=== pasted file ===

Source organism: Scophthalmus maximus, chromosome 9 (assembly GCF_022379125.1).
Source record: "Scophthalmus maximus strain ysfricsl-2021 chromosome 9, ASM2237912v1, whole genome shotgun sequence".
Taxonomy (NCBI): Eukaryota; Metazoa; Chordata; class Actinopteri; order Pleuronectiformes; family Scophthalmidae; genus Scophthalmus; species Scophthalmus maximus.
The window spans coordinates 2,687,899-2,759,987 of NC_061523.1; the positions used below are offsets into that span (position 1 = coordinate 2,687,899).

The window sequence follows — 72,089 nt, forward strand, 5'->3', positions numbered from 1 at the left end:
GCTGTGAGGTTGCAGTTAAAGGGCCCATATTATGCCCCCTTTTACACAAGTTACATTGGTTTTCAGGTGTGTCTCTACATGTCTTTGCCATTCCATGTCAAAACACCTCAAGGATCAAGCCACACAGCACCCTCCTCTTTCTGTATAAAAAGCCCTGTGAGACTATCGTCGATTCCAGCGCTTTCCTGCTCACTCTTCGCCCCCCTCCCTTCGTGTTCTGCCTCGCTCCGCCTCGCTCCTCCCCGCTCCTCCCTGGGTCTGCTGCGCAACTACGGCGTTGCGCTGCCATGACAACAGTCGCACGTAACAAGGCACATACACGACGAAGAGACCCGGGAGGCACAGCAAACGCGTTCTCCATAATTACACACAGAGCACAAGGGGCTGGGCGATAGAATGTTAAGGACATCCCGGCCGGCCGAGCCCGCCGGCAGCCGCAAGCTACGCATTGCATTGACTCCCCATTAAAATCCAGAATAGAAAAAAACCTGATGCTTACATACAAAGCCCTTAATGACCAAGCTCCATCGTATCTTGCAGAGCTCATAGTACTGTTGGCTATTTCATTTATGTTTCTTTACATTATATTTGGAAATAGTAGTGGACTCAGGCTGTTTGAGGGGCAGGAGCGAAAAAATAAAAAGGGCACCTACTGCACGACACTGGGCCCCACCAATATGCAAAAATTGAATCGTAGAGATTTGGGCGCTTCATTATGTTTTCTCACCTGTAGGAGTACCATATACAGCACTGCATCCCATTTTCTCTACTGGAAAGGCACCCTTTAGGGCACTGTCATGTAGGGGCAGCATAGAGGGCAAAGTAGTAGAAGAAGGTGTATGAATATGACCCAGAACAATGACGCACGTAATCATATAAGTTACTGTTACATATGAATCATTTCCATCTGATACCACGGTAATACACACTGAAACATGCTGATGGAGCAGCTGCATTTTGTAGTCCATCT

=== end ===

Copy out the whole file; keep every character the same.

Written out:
Source organism: Scophthalmus maximus, chromosome 9 (assembly GCF_022379125.1).
Source record: "Scophthalmus maximus strain ysfricsl-2021 chromosome 9, ASM2237912v1, whole genome shotgun sequence".
Taxonomy (NCBI): Eukaryota; Metazoa; Chordata; class Actinopteri; order Pleuronectiformes; family Scophthalmidae; genus Scophthalmus; species Scophthalmus maximus.
The window spans coordinates 2,687,899-2,759,987 of NC_061523.1; the positions used below are offsets into that span (position 1 = coordinate 2,687,899).

The window sequence follows — 72,089 nt, forward strand, 5'->3', positions numbered from 1 at the left end:
GCTGTGAGGTTGCAGTTAAAGGGCCCATATTATGCCCCCTTTTACACAAGTTACATTGGTTTTCAGGTGTGTCTCTACATGTCTTTGCCATTCCATGTCAAAACACCTCAAGGATCAAGCCACACAGCACCCTCCTCTTTCTGTATAAAAAGCCCTGTGAGACTATCGTCGATTCCAGCGCTTTCCTGCTCACTCTTCGCCCCCCTCCCTTCGTGTTCTGCCTCGCTCCGCCTCGCTCCTCCCCGCTCCTCCCTGGGTCTGCTGCGCAACTACGGCGTTGCGCTGCCATGACAACAGTCGCACGTAACAAGGCACATACACGACGAAGAGACCCGGGAGGCACAGCAAACGCGTTCTCCATAATTACACACAGAGCACAAGGGGCTGGGCGATAGAATGTTAAGGACATCCCGGCCGGCCGAGCCCGCCGGCAGCCGCAAGCTACGCATTGCATTGACTCCCCATTAAAATCCAGAATAGAAAAAAACCTGATGCTTACATACAAAGCCCTTAATGACCAAGCTCCATCGTATCTTGCAGAGCTCATAGTACTGTTGGCTATTTCATTTATGTTTCTTTACATTATATTTGGAAATAGTAGTGGACTCAGGCTGTTTGAGGGGCAGGAGCGAAAAAATAAAAAGGGCACCTACTGCACGACACTGGGCCCCACCAATATGCAAAAATTGAATCGTAGAGATTTGGGCGCTTCATTATGTTTTCTCACCTGTAGGAGTACCATATACAGCACTGCATCCCATTTTCTCTACTGGAAAGGCACCCTTTAGGGCACTGTCATGTAGGGGCAGCATAGAGGGCAAAGTAGTAGAAGAAGGTGTATGAATATGACCCAGAACAATGACGCACGTAATCATATAAGTTACTGTTACATATGAATCATTTCCATCTGATACCACGGTAATACACACTGAAACATGCTGATGGAGCAGCTGCATTTTGTAGTCCATCT